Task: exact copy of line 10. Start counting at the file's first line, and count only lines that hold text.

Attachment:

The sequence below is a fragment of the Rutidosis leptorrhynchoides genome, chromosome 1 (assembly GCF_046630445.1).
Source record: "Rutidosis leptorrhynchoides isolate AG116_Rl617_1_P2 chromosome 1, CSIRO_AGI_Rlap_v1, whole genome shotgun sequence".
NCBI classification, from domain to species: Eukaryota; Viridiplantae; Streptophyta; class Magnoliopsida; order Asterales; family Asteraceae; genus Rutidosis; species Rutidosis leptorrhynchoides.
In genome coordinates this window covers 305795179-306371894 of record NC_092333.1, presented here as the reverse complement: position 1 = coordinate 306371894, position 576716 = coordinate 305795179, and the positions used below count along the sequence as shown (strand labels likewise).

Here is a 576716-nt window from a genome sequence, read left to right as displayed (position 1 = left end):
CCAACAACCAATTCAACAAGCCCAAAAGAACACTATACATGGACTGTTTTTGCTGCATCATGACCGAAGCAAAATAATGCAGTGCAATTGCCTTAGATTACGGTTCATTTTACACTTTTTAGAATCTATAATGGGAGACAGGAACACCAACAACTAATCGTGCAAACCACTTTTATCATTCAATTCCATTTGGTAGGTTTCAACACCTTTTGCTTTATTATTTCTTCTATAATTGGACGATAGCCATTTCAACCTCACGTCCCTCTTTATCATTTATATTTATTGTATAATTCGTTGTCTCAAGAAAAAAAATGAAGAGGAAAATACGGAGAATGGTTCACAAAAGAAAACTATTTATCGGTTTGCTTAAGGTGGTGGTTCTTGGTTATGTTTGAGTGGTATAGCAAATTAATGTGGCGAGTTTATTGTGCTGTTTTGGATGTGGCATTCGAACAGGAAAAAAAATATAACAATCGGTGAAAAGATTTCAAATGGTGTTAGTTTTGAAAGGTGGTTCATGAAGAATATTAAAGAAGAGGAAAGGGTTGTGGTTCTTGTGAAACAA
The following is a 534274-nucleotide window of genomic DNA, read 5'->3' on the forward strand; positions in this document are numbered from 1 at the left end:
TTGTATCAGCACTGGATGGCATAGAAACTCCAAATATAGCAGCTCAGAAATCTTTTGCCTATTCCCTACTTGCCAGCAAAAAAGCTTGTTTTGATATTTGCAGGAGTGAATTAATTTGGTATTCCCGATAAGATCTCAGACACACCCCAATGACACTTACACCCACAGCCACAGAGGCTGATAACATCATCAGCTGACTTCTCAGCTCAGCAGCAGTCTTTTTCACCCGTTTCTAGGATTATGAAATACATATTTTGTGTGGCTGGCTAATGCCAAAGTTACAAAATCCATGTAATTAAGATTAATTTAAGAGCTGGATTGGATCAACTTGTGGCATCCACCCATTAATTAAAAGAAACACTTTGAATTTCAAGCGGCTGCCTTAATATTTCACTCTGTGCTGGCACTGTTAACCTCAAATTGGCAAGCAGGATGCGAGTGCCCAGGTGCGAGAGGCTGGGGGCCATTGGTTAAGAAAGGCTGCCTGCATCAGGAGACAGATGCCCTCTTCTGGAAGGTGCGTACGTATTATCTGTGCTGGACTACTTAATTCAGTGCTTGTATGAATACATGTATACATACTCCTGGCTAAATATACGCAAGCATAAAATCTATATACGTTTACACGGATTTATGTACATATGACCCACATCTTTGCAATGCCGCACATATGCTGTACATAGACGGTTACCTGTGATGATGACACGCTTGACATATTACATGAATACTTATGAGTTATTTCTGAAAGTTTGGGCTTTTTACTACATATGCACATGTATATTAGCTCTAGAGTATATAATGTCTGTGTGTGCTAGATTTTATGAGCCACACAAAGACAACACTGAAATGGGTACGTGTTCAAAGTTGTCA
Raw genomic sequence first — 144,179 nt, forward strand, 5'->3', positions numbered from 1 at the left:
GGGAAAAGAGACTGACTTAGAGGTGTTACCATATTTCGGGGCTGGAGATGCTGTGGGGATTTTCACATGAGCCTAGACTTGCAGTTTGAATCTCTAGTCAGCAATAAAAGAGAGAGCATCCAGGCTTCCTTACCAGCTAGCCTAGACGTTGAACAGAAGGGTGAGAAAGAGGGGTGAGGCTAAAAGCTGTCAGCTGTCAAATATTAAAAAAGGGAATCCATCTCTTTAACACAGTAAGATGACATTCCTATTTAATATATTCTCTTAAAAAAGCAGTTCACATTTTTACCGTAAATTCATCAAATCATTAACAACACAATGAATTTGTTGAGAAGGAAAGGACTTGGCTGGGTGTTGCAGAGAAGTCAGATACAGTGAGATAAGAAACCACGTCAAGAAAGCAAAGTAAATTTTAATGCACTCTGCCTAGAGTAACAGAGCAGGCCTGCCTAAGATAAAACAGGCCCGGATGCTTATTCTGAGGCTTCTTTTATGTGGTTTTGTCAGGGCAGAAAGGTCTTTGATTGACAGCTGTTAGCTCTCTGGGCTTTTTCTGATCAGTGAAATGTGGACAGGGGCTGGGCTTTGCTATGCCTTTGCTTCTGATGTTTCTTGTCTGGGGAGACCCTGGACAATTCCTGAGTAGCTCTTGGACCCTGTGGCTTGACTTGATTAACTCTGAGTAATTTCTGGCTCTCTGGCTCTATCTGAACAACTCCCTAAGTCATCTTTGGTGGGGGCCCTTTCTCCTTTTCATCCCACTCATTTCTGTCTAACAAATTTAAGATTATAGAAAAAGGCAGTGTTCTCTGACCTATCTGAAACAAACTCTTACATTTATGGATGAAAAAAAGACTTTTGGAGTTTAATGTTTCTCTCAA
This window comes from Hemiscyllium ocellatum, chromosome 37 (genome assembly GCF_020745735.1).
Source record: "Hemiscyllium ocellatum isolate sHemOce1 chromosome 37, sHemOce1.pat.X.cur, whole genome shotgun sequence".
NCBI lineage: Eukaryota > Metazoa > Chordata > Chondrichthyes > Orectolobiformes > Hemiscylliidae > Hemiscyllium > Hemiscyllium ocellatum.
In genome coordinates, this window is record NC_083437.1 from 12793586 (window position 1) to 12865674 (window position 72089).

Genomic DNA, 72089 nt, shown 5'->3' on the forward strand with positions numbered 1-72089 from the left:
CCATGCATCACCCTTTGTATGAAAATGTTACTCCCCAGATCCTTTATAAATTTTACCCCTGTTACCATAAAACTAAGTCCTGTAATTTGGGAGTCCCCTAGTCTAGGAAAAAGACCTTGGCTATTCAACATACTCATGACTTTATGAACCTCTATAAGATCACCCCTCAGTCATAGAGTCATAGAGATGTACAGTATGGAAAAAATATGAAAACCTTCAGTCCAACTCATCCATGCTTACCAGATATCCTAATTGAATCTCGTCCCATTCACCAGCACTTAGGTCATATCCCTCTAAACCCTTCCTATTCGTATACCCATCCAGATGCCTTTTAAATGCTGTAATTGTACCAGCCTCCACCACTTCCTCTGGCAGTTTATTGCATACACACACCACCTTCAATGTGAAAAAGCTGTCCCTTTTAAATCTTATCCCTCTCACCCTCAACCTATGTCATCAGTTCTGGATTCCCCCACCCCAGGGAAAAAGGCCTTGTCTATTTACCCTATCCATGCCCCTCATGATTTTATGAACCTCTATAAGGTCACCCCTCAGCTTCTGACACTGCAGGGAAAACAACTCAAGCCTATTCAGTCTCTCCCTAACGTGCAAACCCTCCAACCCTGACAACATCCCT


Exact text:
GGGAAAAGAGACTGACTTAGAGGTGTTACCATATTTCGGGGCTGGAGATGCTGTGGGGATTTTCACATGAGCCTAGACTTGCAGTTTGAATCTCTAGTCAGCAATAAAAGAGAGAGCATCCAGGCTTCCTTACCAGCTAGCCTAGACGTTGAACAGAAGGGTGAGAAAGAGGGGTGAGGCTAAAAGCTGTCAGCTGTCAAATATTAAAAAAGGGAATCCATCTCTTTAACACAGTAAGATGACATTCCTATTTAATATATTCTCTTAAAAAAGCAGTTCACATTTTTACCGTAAATTCATCAAATCATTAACAACACAATGAATTTGTTGAGAAGGAAAGGACTTGGCTGGGTGTTGCAGAGAAGTCAGATACAGTGAGATAAGAAACCACGTCAAGAAAGCAAAGTAAATTTTAATGCACTCTGCCTAGAGTAACAGAGCAGGCCTGCCTAAGATAAAACAGGCCCGGATGCTTATTCTGAGGCTTCTTTTATGTGGTTTTGTCAGGGCAGAAAGGTCTTTGATTGACAGCTGTTAGCTCTCTGGGCTTTTTCTGATCAGTGAAATGTGGACAGGGGCTGGGCTTTGCTATGCCTTTGCTTCTGATGTTTCTTGTCTGGGGAGACCCTGGACAATTCCTGAGTAGCTCTTGGACCCTGTGGCTTGACTTGATTAACTCTGAGTAATTTCTGGCTCTCTGGCTCTATCTGAACAACTCCCTAAGTCATCTTTGGTGGGGGCCCTTTCTCCTTTTCATCCCACTCATTTCTGTCTAACAAATTTAAGATTATAGAAAAAGGCAGTGTTCTCTGACCTATCTGAAACAAACTCTTACATTTATGGATGAAAAAAAGACTTTTGGAGTTTAATGTTTCTCTCAA